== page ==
The two most commonly used technologies for image sensors are the CMOS (complementary metal-oxide semiconductor) and the CCD (charge-coupled device). They measure the light intensity with a high spatial and temporal resolution and thus enable a downstream image analysis system to perform the necessary pattern detection. For both sensor types, the incident light in photodiodes generates electricity appropriate to its brightness. In the individual pixels, this electricity charges a capacitor whose stored charge is represented in the image information. The CCD sensor reads out the data one line at a time. Conversely. The CMOS sensor can address each pixel directly and read out the individual pixels independently of one another, or read out the entire image all at once. It also offers the integrated function of an A/D converter, meaning digital values can be output directly. CMOS sensors tend to be better for challenging applications, because they offer more functions, a higher read-out speed and work more reliably at both high and low temperatures.
Photo Sensor Technology in Practice
One good example of an image sensor that satisfies even medical engineering requirements is the MT9V024 ON Semiconductor, available from Framos. Originally it was developed for the automotive industry, but because the timescale for component availability is even greater than in the medical sector, the manufacturer guarantees that the sensors will be available for ten years. The 1/3” CMOS sensor can be used between -30°C and +70°C and can also detect near infrared with good sensitivity, which supplies more usable information for downstream image detection as well as allowing for “lighting” that is invisible to the human eye (Pic 3).
With its low power consumption of 0.3 W, it is also ideally suited for mobile devices that a doctor could use on site either in their practice or in a hospital. (Pic 4). The patient’s key health data can thus be determined in a short space of time and independent of a laboratory. Due to the sensor’s linearity (cf. technology box), all of the measured values recorded by identical devices can be compared with one another. The automation of measuring devices reduces the total cost of performing key medical readings, while the long availability guarantees that a defective device can be repaired or replaced as quickly as possible. Thanks to photo sensor technology, patients can now be diagnosed in a partially automated manner with greater accuracy and reliability. Treatment can start sooner and has a greater chance of success. And because every second counts when a diagnosis requires an immediate response, image sensors can even save lives.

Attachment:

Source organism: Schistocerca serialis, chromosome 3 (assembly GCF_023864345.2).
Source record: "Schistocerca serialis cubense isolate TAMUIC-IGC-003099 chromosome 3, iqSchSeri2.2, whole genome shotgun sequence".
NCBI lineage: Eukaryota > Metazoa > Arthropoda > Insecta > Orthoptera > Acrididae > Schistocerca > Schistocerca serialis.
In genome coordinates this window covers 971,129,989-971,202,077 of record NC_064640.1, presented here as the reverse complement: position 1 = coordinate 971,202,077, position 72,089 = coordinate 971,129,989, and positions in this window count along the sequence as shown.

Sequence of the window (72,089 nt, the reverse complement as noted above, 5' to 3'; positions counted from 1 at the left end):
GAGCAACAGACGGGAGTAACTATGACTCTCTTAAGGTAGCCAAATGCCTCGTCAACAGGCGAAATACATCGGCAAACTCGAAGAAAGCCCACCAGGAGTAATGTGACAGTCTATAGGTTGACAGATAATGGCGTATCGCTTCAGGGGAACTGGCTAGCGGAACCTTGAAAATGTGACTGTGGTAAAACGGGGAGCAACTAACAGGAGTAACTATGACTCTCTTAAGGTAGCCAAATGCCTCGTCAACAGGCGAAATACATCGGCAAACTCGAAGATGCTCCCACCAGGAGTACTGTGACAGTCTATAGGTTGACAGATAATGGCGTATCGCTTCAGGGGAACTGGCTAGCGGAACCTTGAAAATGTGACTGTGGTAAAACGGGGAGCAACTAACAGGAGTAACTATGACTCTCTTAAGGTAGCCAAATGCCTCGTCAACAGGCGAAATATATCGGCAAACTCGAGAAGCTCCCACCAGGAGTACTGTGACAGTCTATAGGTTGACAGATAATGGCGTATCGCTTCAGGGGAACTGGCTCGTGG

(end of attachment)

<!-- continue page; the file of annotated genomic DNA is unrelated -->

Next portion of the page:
Deep Dive into Technology: Linearity and High Dynamic Range
To measure absolute brightness values with a photo sensor, we must know the relationship between the amount of incident light and the signal strength. In the best-case scenario, both variables have a proportional relationship, i.e. if there is double the amount of incident light, then double the voltage is provided. If the relationship is not proportional, it can still be usefully measured after calibration: The sensitivity curve created during calibration assigns the associated brightness to each voltage.
The ratio of the biggest to the smallest measurable brightness is the dynamic range. In very dynamic images – a candle in an otherwise unlit room, for instance – the photodiode reaches its limits. Either the details of the dark room are lost in the noise, or the details of the candle are lost in the overexposed white. This issue can be resolved with a deliberately non-linear sensitivity curve, which projects a greater brightness range (high-dynamic range, HDR) on the limited signal range. The MT9V034 image sensor manages this on-chip by splitting the exposure time into segments and controlling the pixels with a different voltage in each of these segments. Then, in the image, only the nonlinear mapping of the very dark and the very bright details can be recognized at the same time.